Sunday, May 24, 2009

Bad Polls, More Downside Risk for the Ruling Coalition

Poll results as a whole continue to vary widely between each other, while the newspaper polls reflect their respective political outlooks and the TV polls are particularly volatile. All that being said, if you look at how the numbers have moved as the Nishimatsu scandal broke over DPJ leader Ichiro Ozawa’s head and led to his replacement by Yukio Hatoyama, it’s safe to say—knock on wood—the following:
1) The DPJ has closed in on the LDP with regard to bedrock support; the 10% or so lead that the LDP held after the Kozumi administration appears to have dissipated altogether.

2) The switch from Ozawa to Hatoyama has restored much of the DPJ lead among the “floaters”—one-third or so of the electorate—who are going to end up determining the outcome of the Lower House general election.
The LDP gave its best shot on the economy, as it put forth its latest economic stimulus package to mixed reviews. Its game plan going forward appears to consist of bashing the DPJ over a) the unrealistic cost-cutting assumptions as the basis of its four-year plan and b) the lack of a short-term plan of its own. Beyond this, there seems to be little more that the LDP can do except hope against hope for a miraculous third quarter economic recovery; that, and wait for a serious DPJ mistake or two—possible but highly unlikely, given that the DPJ as the opposition won’t have to worry about wayward cabinet members and other high-profile political appointees.

Worse for the ruling coalition, it continues to be distracted by side issues. Kunio Hatoyama, the Internal Affairs and Communications Minister, has been attacking the Post Office at every turn, scoring some political points for himself at the expense of the rest of the LDP and Koizumian reformists in particular. Prime Minister Aso jumped at a proposal to re-divide the Ministry of Health, Labor and Welfare, but the MIAC Minister—Yoichi Masuzoe, the one bright spot in the Aso Cabinet—has come forth with a request for more staff as a condition for going along with it. And that’s not to mention the bullet the Aso administration dodged when Ozawa’s resignation and subsequent race to succeed him pushed the sacking of a Deputy Chief Cabinet Secretary for sexual escapades at the expense of public coffers—which Aso foolishly tried to brush off as resignation for “health reasons”—to the media sidelines.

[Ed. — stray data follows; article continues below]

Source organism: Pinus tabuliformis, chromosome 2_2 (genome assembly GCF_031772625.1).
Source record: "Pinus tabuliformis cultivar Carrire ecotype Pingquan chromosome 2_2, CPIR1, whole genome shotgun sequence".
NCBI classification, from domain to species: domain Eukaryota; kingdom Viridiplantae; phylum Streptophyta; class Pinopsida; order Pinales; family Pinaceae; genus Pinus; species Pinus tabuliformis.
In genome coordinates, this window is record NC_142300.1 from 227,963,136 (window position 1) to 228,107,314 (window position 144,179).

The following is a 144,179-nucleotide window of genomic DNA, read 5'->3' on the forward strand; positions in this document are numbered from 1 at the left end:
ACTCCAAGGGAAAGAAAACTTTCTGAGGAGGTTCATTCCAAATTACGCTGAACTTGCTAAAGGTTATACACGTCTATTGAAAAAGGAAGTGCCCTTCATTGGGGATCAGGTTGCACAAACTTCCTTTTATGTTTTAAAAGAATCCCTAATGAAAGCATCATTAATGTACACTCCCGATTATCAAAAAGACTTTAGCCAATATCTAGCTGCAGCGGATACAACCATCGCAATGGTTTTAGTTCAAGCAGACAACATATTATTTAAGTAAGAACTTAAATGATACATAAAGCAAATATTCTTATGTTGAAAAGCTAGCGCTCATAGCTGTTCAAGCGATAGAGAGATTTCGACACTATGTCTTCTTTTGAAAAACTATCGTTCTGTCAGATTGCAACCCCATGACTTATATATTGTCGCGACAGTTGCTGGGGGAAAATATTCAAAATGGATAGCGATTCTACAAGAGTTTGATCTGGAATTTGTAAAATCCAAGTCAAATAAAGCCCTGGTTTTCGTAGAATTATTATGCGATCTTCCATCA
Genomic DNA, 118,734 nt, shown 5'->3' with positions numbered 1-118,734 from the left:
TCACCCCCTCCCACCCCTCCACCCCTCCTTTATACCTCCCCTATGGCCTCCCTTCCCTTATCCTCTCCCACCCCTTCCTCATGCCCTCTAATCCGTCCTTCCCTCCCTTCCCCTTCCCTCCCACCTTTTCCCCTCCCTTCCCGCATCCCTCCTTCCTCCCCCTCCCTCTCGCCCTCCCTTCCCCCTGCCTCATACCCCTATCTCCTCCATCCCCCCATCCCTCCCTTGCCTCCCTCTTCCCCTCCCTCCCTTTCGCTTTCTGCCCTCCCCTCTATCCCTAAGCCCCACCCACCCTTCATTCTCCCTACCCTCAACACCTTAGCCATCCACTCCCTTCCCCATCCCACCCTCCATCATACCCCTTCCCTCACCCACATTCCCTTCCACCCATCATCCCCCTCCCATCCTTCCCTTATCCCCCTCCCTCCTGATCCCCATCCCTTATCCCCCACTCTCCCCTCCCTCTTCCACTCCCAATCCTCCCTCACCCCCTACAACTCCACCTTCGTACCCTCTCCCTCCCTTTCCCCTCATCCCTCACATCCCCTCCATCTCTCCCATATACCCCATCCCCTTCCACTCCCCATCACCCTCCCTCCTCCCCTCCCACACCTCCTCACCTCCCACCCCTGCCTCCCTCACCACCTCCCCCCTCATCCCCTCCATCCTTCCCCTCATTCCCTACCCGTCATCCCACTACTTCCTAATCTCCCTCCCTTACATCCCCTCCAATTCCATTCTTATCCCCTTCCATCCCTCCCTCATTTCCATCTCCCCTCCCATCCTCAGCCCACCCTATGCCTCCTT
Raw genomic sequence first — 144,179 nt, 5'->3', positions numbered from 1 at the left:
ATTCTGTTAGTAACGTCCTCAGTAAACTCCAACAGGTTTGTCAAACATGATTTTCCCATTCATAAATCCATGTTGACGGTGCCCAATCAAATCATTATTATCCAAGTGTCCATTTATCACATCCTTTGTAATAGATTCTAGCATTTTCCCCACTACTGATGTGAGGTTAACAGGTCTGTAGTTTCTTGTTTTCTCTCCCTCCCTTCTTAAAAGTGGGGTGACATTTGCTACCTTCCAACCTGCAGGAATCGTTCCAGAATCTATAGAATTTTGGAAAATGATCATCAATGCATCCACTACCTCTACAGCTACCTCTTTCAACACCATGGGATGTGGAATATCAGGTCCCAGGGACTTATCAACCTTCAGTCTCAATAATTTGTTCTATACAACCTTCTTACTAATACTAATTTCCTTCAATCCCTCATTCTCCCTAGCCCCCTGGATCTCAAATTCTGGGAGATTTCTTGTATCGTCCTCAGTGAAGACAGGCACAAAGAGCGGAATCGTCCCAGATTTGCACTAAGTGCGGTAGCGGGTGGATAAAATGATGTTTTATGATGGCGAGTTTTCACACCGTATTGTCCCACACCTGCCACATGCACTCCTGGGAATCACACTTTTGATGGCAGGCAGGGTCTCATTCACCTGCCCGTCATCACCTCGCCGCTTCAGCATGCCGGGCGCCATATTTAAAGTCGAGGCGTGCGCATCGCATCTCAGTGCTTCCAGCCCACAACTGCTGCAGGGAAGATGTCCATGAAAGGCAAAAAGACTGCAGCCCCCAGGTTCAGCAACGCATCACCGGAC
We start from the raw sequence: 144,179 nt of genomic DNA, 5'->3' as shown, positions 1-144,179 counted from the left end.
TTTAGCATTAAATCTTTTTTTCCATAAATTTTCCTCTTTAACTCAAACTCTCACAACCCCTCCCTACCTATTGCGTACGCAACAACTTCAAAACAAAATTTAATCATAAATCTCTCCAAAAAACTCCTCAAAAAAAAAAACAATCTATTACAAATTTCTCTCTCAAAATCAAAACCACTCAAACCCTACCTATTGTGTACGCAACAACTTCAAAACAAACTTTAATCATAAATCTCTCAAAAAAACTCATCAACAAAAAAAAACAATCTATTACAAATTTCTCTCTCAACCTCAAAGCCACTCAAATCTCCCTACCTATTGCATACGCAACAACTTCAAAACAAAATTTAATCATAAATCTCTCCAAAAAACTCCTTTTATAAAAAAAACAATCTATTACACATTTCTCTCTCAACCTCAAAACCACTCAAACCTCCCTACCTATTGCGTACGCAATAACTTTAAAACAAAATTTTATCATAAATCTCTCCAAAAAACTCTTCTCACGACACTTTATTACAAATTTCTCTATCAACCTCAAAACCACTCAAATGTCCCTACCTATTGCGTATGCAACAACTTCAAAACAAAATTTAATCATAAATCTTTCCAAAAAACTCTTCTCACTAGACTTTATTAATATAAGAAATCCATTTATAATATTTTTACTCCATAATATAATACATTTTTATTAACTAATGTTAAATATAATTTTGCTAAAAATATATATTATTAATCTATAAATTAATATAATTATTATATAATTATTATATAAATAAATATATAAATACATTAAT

On the DPJ side, there is lingering worry that Ichiro Ozawa’s daily press briefings as he stalks the provinces may cause some grief. I doubt it. The press can only ask the same question—Will you explain yourself regarding the Nishimatsu money—so many times and get the same answer—I’ve explained it already and everything is legal—every time before the editors stop printing it. In fact, that’s what it’s beginning to look like already. The issue will resurface from time to time as Ozawa’s political aide’s prosecution for political financing irregularities moves forward (or fresh allegations are raised*), but the most eye-catching event—the verdict—is not coming down before the general election—assuming that the Public Prosecutors Office decides to bring the case to a trial before the election in the first place.

All this of course has little to do with what the DPJ is going to do after it catches the milk truck. I’ll get back to that if I have something meaningful to add to what I’ve said before. Otherwise, I’ll continue to focus my meanderings on the chase.

* A 24 May Mainichi report relates how the Ozawa team dunned 5 million Yen from major zenecon Kumagai-Gumi from 1996-2000 under a scheme remarkably similar to the Nishimatsu arrangement. No, the report has nothing to say about the LDP side of the picture.

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